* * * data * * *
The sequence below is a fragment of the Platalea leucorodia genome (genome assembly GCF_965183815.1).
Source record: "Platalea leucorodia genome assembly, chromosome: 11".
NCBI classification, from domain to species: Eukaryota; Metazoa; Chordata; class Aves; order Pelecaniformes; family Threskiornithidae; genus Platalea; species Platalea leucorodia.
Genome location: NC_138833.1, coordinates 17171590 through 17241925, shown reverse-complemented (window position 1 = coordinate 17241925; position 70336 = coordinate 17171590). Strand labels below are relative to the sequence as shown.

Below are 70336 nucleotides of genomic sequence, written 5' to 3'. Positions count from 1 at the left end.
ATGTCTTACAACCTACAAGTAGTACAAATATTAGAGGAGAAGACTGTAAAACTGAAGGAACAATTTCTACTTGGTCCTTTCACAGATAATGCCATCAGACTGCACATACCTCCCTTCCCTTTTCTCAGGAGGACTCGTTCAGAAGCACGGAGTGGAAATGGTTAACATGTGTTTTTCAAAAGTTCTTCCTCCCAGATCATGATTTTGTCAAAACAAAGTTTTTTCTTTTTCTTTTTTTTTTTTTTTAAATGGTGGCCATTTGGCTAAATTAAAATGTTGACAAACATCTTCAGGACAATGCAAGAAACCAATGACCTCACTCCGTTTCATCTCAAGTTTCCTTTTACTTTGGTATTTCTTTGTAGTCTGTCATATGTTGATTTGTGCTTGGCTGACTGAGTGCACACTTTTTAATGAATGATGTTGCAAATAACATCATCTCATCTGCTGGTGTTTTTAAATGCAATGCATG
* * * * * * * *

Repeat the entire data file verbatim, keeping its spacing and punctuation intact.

The sequence below is a fragment of the Platalea leucorodia genome (genome assembly GCF_965183815.1).
Source record: "Platalea leucorodia genome assembly, chromosome: 11".
NCBI classification, from domain to species: Eukaryota; Metazoa; Chordata; class Aves; order Pelecaniformes; family Threskiornithidae; genus Platalea; species Platalea leucorodia.
Genome location: NC_138833.1, coordinates 17171590 through 17241925, shown reverse-complemented (window position 1 = coordinate 17241925; position 70336 = coordinate 17171590). Strand labels below are relative to the sequence as shown.

Below are 70336 nucleotides of genomic sequence, written 5' to 3'. Positions count from 1 at the left end.
ATGTCTTACAACCTACAAGTAGTACAAATATTAGAGGAGAAGACTGTAAAACTGAAGGAACAATTTCTACTTGGTCCTTTCACAGATAATGCCATCAGACTGCACATACCTCCCTTCCCTTTTCTCAGGAGGACTCGTTCAGAAGCACGGAGTGGAAATGGTTAACATGTGTTTTTCAAAAGTTCTTCCTCCCAGATCATGATTTTGTCAAAACAAAGTTTTTTCTTTTTCTTTTTTTTTTTTTTTAAATGGTGGCCATTTGGCTAAATTAAAATGTTGACAAACATCTTCAGGACAATGCAAGAAACCAATGACCTCACTCCGTTTCATCTCAAGTTTCCTTTTACTTTGGTATTTCTTTGTAGTCTGTCATATGTTGATTTGTGCTTGGCTGACTGAGTGCACACTTTTTAATGAATGATGTTGCAAATAACATCATCTCATCTGCTGGTGTTTTTAAATGCAATGCATG